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Mentoring And Shaping Effective Business Leaders with Tom Donohoe
I am with my little brother, Tom. I wanted to have Tom on because we’re going to talk a little bit about mentorship. We’re also going to talk about business rhythm and also ways in which you can identify friction in business rhythm to capitalize on opportunities. I’m going to give you an idea about why I chose this topic for the week, especially as we’re talking about entrepreneurs. First the book, we still have our free website up. It’s FreeBook.HeadsOrTailsIWin.com. You can get a free copy. All you have to do is pay for the shipping. Also if you’ve enjoyed this season, then go head over to iTunes. They’ve changed up a bunch of stuff with the podcast. Go ahead over there and give us a review. We would appreciate that. We are in Yarmouth, Massachusetts on Cape Cod. This is where my brother and I grew up during the summers. It’s been many years that we’ve been out here with our kids. It’s an amazing place. It’s going to be important for Tom to be on this episode. He is in a different industry and not necessarily the entrepreneur type of role but definitely entrepreneurial based on what he’s done with his career in law. Why don’t you introduce yourself to the audience and tell them about your background?
I’m an attorney by trade. That’s my professional path. I was in private practice for about ten years with a couple of the country’s largest health law firms. That’s where I focused. My practice has always been representing hospitals and health systems for the most part on transactional regulatory matters. A few years ago, I went in-house to a mid-size regional health system headquartered in Denver, Colorado but it has operations in Denver, Kansas and Montana. It sounds like this is an audience of entrepreneurs. I may not make sense to be speaking to that crowd given I’ve taken a little bit more of a traditional route in my career. I would say that some of the principles that I’ve applied in the entrepreneurial space, you can also apply and be equally successful in the legal space as well and some of the more traditional settings.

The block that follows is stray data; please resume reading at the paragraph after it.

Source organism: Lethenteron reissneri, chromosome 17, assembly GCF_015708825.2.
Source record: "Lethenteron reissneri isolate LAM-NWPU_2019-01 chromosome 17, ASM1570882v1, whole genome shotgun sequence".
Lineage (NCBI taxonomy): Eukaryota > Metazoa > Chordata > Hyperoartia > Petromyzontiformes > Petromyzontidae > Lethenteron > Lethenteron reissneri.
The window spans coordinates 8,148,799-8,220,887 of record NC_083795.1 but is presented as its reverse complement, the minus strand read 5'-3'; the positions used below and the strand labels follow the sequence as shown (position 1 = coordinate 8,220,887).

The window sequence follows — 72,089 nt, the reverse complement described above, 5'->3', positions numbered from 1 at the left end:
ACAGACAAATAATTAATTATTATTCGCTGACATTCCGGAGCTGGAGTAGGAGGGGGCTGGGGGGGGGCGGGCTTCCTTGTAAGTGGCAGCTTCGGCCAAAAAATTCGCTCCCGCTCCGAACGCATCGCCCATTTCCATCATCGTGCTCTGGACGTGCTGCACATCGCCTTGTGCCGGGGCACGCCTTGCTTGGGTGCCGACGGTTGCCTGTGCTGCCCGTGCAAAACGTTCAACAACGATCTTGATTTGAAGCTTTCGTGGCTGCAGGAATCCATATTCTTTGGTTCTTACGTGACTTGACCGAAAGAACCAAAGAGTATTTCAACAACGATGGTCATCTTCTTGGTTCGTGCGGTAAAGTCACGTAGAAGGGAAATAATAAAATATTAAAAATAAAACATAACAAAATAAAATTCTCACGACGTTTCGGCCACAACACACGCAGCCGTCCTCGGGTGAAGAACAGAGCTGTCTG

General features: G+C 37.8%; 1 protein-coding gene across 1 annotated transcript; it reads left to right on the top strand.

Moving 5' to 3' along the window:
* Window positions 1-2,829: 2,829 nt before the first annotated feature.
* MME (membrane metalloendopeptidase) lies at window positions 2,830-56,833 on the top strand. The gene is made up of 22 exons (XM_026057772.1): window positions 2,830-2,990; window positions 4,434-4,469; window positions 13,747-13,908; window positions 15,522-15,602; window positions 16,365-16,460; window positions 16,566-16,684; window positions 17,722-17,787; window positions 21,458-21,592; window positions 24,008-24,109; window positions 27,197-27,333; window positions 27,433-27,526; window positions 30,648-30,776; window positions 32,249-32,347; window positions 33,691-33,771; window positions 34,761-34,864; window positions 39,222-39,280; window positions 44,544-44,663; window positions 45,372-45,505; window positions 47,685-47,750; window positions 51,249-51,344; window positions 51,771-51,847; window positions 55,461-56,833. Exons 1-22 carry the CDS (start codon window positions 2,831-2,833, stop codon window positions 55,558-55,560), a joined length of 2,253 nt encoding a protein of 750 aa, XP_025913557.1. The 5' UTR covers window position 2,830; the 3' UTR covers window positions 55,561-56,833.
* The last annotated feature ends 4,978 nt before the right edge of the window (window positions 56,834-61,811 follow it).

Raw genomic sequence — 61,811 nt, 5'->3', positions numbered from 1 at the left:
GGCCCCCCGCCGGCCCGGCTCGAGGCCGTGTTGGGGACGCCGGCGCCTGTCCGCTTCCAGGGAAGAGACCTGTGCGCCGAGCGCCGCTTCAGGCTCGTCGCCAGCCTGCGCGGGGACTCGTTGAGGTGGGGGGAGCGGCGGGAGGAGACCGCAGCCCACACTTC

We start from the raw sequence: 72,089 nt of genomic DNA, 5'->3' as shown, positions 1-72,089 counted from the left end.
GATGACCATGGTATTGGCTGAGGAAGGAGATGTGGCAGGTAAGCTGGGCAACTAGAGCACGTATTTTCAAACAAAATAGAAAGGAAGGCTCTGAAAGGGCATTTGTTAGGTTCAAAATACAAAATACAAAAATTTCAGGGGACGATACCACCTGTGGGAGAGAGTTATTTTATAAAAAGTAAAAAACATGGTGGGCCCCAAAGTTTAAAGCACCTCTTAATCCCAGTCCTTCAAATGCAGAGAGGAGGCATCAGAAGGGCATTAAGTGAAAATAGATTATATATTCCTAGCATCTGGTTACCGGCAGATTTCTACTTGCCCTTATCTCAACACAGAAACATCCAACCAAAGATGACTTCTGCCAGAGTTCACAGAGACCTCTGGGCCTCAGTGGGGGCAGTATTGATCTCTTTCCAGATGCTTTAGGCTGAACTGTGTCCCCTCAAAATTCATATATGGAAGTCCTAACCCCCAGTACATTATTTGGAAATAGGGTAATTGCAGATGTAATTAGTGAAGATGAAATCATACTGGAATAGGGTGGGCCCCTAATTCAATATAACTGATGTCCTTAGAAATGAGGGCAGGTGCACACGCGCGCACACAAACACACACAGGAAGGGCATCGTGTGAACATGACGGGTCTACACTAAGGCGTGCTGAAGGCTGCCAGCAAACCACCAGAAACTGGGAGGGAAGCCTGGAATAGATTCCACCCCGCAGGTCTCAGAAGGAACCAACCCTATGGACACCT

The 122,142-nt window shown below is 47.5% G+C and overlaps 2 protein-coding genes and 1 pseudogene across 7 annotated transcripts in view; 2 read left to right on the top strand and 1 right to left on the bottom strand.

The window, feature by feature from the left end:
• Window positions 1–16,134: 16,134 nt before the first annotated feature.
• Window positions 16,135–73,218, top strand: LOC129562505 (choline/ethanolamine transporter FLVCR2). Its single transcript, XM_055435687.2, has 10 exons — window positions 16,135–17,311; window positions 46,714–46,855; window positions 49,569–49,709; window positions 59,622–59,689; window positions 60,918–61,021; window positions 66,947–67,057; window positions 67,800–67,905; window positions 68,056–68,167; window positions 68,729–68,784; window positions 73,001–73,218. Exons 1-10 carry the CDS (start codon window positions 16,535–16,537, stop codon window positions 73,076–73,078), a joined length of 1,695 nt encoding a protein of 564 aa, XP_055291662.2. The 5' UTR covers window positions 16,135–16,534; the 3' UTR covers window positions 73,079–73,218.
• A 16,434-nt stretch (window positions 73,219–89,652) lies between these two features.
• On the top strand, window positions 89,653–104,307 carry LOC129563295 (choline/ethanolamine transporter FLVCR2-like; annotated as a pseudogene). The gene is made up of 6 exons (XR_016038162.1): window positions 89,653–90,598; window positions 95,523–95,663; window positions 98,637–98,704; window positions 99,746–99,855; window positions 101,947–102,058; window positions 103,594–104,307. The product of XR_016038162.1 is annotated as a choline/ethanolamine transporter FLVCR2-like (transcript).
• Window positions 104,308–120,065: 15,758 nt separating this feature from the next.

On that note, I did start in the traditional law firm setting. For one of the firms that I worked for the longest, I opened their Denver office. In some cases, it’s a startup, a new market, new client base, new potential for people to come in, both to join me to practice but also to receive services in that area. In that setting as part of a larger law firm, we had to act like entrepreneurs in the way that we were trying to develop a business, bringing people along and then also refine our craft. It was a great experience in doing that. I can certainly talk a little bit about that and some of the different principles we applied in doing that.
I’ve looked at the conversations we’ve had over the years and with what you see typically in the corporate world. I would say the legal world is business that is essentially in a chokehold because of clinging to old habits, ideas, ways of doing things. I remember when you started up the Denver office, it was interesting because you hit the ground running. You did things that other attorneys weren’t willing to do. You went out and do business development and establish new relationships. What was cool is even though you were in Denver, you were in Salt Lake quite a bit. You were able to establish relationships with big hospital networks out there that already had representation. You were able to go out and sponsor dinners, go to golf tournaments and network.
Ultimately, most business, especially when you’re doing business to business transactions, there tends to be frustration at times, whether it’s lack of experience, whether it’s timeliness, whether it’s focus, whether it’s organization. You’re able to capitalize on relationship opportunities because you had done a lot of that networking. When those frustrating things happened, they remembered you and remembered your firm and subsequently started to do more business with you. Talk about where did that come from. As you opened the Denver office, was it your idea to do the business development or was it something that the hierarchy up the chain was insistent on?